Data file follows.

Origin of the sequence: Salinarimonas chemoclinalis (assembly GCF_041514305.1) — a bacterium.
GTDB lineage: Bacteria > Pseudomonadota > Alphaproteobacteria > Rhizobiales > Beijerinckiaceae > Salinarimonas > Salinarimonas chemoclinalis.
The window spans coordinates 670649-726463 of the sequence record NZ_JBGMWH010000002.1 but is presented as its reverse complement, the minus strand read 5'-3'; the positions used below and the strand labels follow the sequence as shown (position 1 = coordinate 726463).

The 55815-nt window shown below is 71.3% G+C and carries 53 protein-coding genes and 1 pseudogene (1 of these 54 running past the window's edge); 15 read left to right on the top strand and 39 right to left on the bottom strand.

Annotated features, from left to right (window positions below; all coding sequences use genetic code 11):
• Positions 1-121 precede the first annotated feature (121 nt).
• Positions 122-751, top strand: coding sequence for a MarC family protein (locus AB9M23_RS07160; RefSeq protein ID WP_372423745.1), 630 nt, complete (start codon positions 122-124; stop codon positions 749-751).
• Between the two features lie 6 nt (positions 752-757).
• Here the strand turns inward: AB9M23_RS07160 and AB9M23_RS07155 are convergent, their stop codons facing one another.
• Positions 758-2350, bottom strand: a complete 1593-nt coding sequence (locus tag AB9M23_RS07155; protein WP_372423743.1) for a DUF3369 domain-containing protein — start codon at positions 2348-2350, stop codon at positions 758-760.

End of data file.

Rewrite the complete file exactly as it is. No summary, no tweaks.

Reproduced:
Origin of the sequence: Salinarimonas chemoclinalis (assembly GCF_041514305.1) — a bacterium.
GTDB lineage: Bacteria > Pseudomonadota > Alphaproteobacteria > Rhizobiales > Beijerinckiaceae > Salinarimonas > Salinarimonas chemoclinalis.
The window spans coordinates 670649-726463 of the sequence record NZ_JBGMWH010000002.1 but is presented as its reverse complement, the minus strand read 5'-3'; the positions used below and the strand labels follow the sequence as shown (position 1 = coordinate 726463).

The 55815-nt window shown below is 71.3% G+C and carries 53 protein-coding genes and 1 pseudogene (1 of these 54 running past the window's edge); 15 read left to right on the top strand and 39 right to left on the bottom strand.

Annotated features, from left to right (window positions below; all coding sequences use genetic code 11):
• Positions 1-121 precede the first annotated feature (121 nt).
• Positions 122-751, top strand: coding sequence for a MarC family protein (locus AB9M23_RS07160; RefSeq protein ID WP_372423745.1), 630 nt, complete (start codon positions 122-124; stop codon positions 749-751).
• Between the two features lie 6 nt (positions 752-757).
• Here the strand turns inward: AB9M23_RS07160 and AB9M23_RS07155 are convergent, their stop codons facing one another.
• Positions 758-2350, bottom strand: a complete 1593-nt coding sequence (locus tag AB9M23_RS07155; protein WP_372423743.1) for a DUF3369 domain-containing protein — start codon at positions 2348-2350, stop codon at positions 758-760.